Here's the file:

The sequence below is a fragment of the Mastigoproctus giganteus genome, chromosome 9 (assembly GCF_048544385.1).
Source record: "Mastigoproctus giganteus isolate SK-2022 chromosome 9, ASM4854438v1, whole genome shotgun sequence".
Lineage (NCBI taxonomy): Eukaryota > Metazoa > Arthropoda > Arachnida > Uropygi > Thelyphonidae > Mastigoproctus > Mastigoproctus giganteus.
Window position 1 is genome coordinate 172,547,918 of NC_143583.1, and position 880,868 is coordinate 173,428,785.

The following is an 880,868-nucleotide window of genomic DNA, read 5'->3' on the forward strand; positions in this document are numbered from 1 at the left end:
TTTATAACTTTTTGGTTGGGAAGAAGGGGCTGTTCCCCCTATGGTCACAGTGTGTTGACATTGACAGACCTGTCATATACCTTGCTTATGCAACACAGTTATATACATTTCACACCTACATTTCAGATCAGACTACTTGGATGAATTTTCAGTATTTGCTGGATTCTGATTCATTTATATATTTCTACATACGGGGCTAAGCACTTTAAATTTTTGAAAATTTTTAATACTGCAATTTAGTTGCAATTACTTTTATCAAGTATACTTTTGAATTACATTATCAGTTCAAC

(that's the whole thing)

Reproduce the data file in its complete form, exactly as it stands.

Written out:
The sequence below is a fragment of the Mastigoproctus giganteus genome, chromosome 9 (assembly GCF_048544385.1).
Source record: "Mastigoproctus giganteus isolate SK-2022 chromosome 9, ASM4854438v1, whole genome shotgun sequence".
Lineage (NCBI taxonomy): Eukaryota > Metazoa > Arthropoda > Arachnida > Uropygi > Thelyphonidae > Mastigoproctus > Mastigoproctus giganteus.
Window position 1 is genome coordinate 172,547,918 of NC_143583.1, and position 880,868 is coordinate 173,428,785.

The following is an 880,868-nucleotide window of genomic DNA, read 5'->3' on the forward strand; positions in this document are numbered from 1 at the left end:
TTTATAACTTTTTGGTTGGGAAGAAGGGGCTGTTCCCCCTATGGTCACAGTGTGTTGACATTGACAGACCTGTCATATACCTTGCTTATGCAACACAGTTATATACATTTCACACCTACATTTCAGATCAGACTACTTGGATGAATTTTCAGTATTTGCTGGATTCTGATTCATTTATATATTTCTACATACGGGGCTAAGCACTTTAAATTTTTGAAAATTTTTAATACTGCAATTTAGTTGCAATTACTTTTATCAAGTATACTTTTGAATTACATTATCAGTTCAAC